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Empire State Dairy at 2840 Atlantic Avenue. Photo by Edrei Rodriguez

It is unlikely anyone is better versed in the pastoral murals of East New York’s long-closed Empire State Dairy than architectural historian and writer Michael Padwee.

Below, he tells us why these little-known architectural treasures should be appreciated and saved from demolition.

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1907 photo via Brooklyn Eagle

Beginning in the 1890s and for nearly 40 years after, the Brooklyn Christmas Tree Society brought holiday cheer to Brooklyn’s underprivileged children, treating them to a huge meal, gifts and musical performances.

The annual tradition was founded by a woman named Lena Wilson Sitting, whose legacy of generosity and holiday spirit deserves remembering around this time of year.

Brooklyn, one building at a time.

Built as a private home during the post–Civil War boom years, this building became famous as the home of the Chandler Piano Company.

Name: Originally a row house, then retail/apartments
Address: 222 Livingston Street
Cross Streets: Hoyt and Bond streets
Neighborhood: Downtown Brooklyn
Year Built: Probably late 1860s or early 1870s
Architectural Style: Italianate with mid-20th-century alterations
Architect: Unknown
Landmarked: No

This four-story building was the middle house in a group of seven brownstone row houses, built for a growing population in the post–Civil War boom years. The earliest detailed map of 1880 shows the group here. It was one of many groups of similar homes built along Livingston Street.

All of downtown Brooklyn’s streets began as residential, including Fulton, Livingston and Schermerhorn. It seems hard to believe today, but traces of this early development can still be found on all three, although they are fast disappearing.

Read the first installment of the Brooklyn coffee history series here, and then Part 3.

Coffee came to America as early as the late 1600s. By the mid-19th century, Manhattan was the green coffee capital of America, home to dozens of wholesale coffee brokers and coffee roasters.

Soon after the Civil War, the beans spilled across the river into Brooklyn, due to this city’s huge capacity for storage and processing. Brooklyn’s vast waterfront piers became the landing place for the coffees of the world.

Brooklyn’s largest coffee company belonged to brothers John and Charles Arbuckle, originally from Pittsburgh. They also left us several great additions to Brooklyn’s architectural legacy.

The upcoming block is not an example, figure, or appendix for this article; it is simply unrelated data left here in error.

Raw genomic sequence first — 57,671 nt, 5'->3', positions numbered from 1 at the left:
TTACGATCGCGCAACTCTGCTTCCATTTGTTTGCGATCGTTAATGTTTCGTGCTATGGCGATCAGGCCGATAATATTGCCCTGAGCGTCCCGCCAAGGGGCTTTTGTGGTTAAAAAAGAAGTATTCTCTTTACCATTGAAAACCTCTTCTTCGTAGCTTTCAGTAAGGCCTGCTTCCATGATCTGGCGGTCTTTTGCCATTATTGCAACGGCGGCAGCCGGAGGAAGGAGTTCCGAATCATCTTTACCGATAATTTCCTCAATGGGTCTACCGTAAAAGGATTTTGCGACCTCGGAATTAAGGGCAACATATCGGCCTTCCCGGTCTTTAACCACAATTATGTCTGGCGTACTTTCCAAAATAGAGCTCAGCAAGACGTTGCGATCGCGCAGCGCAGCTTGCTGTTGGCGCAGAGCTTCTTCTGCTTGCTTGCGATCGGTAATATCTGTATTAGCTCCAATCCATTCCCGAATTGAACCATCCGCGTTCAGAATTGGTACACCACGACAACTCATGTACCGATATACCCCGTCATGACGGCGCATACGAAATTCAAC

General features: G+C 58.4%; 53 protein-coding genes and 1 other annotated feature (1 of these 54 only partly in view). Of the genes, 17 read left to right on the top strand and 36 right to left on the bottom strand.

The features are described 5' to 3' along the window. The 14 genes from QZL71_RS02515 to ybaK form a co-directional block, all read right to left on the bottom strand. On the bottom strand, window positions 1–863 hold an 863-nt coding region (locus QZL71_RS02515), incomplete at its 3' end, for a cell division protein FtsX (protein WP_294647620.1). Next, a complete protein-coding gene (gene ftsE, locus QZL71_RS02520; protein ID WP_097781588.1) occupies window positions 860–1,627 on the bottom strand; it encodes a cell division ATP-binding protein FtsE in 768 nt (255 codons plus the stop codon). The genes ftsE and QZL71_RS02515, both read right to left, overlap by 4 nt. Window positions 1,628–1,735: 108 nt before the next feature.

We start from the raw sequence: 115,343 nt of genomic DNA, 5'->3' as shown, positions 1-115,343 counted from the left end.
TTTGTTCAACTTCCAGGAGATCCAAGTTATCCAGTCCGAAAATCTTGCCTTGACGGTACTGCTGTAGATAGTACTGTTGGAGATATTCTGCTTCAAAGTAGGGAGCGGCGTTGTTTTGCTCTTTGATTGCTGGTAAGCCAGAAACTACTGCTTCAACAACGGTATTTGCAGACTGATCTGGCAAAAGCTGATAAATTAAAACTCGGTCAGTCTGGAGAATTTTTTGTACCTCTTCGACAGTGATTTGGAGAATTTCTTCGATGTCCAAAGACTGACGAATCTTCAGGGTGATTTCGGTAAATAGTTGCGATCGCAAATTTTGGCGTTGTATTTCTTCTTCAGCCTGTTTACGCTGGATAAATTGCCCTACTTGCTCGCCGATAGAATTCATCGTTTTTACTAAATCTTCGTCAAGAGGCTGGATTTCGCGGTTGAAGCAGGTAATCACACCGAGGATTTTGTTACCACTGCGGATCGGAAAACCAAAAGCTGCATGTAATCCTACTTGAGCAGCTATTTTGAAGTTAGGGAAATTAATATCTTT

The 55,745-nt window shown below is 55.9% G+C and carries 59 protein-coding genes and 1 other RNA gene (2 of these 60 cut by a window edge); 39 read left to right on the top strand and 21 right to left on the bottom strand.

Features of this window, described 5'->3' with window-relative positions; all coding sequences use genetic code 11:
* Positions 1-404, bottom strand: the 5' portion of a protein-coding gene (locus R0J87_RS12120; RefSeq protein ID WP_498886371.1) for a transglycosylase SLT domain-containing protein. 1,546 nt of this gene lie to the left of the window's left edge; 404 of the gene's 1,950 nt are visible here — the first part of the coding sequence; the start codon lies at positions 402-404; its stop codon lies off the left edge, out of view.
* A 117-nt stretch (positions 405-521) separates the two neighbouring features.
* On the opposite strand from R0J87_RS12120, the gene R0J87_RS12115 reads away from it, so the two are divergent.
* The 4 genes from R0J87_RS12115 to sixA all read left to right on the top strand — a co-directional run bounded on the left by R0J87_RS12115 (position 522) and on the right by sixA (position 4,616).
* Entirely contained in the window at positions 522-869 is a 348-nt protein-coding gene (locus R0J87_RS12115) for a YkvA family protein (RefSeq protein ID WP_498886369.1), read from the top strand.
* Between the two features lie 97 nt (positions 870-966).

A look at Brooklyn, then and now.

The pink house on Bergen Street was still standing when I moved to Crown Heights North in 2000. Only two blocks from my house, I saw it often. It was in rough shape then, but hadn’t been boarded up yet.

According to a 1976 survey of Crown Heights North by the LPC, this house, at 1183 Bergen Street, between New York and Brooklyn avenues, was the second oldest house in the neighborhood.

It was built, they figured, somewhere between 1860 and 1865.

The oldest house in Crown Heights North is the George and Susan Elkins House, at 1375 Dean Street, a couple of blocks away. The Elkins house is only 10 years older, built around 1853.

Both houses were the last remnants of this neighborhood’s suburban past, the two oldest surviving houses in Crown Heights North.

The Bedford branch of the Lefferts family owned most of the land making up Crown Heights North. They stopped farming and began selling it off in the late 1840s and ’50s. The street grid had been marked out in the 1830s, and this land was advertised as a great place for a suburban villa community.

Brooklyn, one building at a time.

This free-standing mansion was home to Thomas C. Smith, who also designed and built it. Smith was one of Greenpoint’s important residents — an accomplished architect-builder and successful businessman.

Name: Former Thomas C. Smith house, now Greenpoint Reformed Church
Address: 138 Milton Street
Cross Streets: Franklin Street and Manhattan Avenue
Neighborhood: Greenpoint
Year Built: 1866-67
Architectural Style: Federal, Greek revival, with embellishments
Architect: Thomas C. Smith
Other Buildings by Architect: 111, 117, 119-129 Milton Street, as well as most of the rest of the south side of Milton Street
Landmarked: Yes, part of Greenpoint Historic District (1982)

Thomas C. Smith was a man blessed with both talent and business savvy. He was born in Bridgehampton, Long Island, in 1816. He came to NYC as a young man and was a builder’s apprentice for several years. In 1830, he went out on his own as a builder.

Most builders of that day were their own architects, and Smith was no different. He established a fine business that would lead to Brooklyn. He retired from building in 1863.

The Union Porcelain Works

In the course of Smith’s business he had acquired a small pottery company at 300 Eckford Street as payment for a debt. Due in part to the ongoing Civil War, the firm was in bad financial shape. They had been in business since 1854, mostly producing porcelain doorknobs.

Smith was ready for a new challenge, so he went to France and England to investigate porcelain factories there. He got quite an education and learned the porcelain industry in full.